Benign prostatic hyperplasia is a benign increase in the size of the prostatic gland. Hyperplasia of the stromal and epithelial cells results in the enlargement of the gland and/ or formation of nodules. Symptoms to mention a few include frequent urination, nocturia, urgency, hesitancy, weak urinary stream, retention and urinary obstruction. Diagnosis is by digital rectal examination and TRUS of prostate gland. The treatment of prostatitis (if present) is needed prior to managing BPH. Medical management of BPH is by prescribing alpha blockers and/or 5 alpha- reductase inhibitors. Response to medications is monitored by measuring the prostate volume via TRUS of the prostate gland and DRE every three to six months. Non Invasive Treatment of Prostate Diseases
BPH WITH CONCURRENT PROSTATITIS AND URINARY OBSTRUCTION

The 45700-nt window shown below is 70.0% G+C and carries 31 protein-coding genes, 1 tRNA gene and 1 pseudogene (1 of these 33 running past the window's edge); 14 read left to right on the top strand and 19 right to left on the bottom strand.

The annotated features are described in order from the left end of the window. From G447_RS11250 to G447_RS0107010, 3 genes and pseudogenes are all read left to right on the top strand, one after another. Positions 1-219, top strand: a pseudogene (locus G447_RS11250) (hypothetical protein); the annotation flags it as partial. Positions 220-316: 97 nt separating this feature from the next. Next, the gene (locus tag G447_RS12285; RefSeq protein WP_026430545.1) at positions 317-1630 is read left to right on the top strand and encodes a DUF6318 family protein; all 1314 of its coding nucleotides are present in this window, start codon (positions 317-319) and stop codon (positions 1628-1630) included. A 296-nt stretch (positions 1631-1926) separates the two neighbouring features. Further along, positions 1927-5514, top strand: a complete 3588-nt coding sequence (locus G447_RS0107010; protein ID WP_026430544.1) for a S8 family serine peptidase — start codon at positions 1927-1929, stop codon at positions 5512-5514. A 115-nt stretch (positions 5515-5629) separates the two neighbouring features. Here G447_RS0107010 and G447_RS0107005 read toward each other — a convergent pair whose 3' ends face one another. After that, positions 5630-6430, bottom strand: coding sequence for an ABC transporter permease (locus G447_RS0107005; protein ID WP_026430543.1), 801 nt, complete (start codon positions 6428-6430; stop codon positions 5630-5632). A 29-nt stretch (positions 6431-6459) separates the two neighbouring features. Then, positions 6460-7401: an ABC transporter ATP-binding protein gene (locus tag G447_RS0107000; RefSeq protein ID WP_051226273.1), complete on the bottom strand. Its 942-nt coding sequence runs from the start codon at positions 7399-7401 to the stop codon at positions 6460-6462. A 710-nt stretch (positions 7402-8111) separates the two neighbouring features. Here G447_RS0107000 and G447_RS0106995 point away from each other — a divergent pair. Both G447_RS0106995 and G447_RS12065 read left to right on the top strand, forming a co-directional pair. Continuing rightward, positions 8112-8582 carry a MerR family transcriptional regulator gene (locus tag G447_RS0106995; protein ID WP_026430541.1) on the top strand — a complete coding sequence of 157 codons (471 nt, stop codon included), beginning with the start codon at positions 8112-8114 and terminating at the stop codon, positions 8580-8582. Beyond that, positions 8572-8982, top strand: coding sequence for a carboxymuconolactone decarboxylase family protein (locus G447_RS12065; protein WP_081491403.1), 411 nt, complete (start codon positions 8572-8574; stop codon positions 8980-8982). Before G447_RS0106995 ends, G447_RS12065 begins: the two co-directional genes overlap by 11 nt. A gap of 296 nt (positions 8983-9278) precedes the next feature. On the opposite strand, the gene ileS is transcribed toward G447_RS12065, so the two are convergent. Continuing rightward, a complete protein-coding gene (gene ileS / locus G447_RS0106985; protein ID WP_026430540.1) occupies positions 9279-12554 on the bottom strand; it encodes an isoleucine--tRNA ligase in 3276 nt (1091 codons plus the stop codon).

In situations when a patient presents with urinary obstruction and comes with a foley catheter inserted, an alpha blocker is started and infection is treated accordingly with target specific antimicrobial based on objective diagnosis procedures. After three days, withdrawal of the foley catheter is attempted. Once the patient is able to urinate without a foley catheter, management and treatment of prostatitis will proceed as described in the prostatitis section. In the event that the patient is unable to urinate on his own, foley catheter reinsertion is done, medications are continued and another attempt to pull-out the catheter after seven days is in order.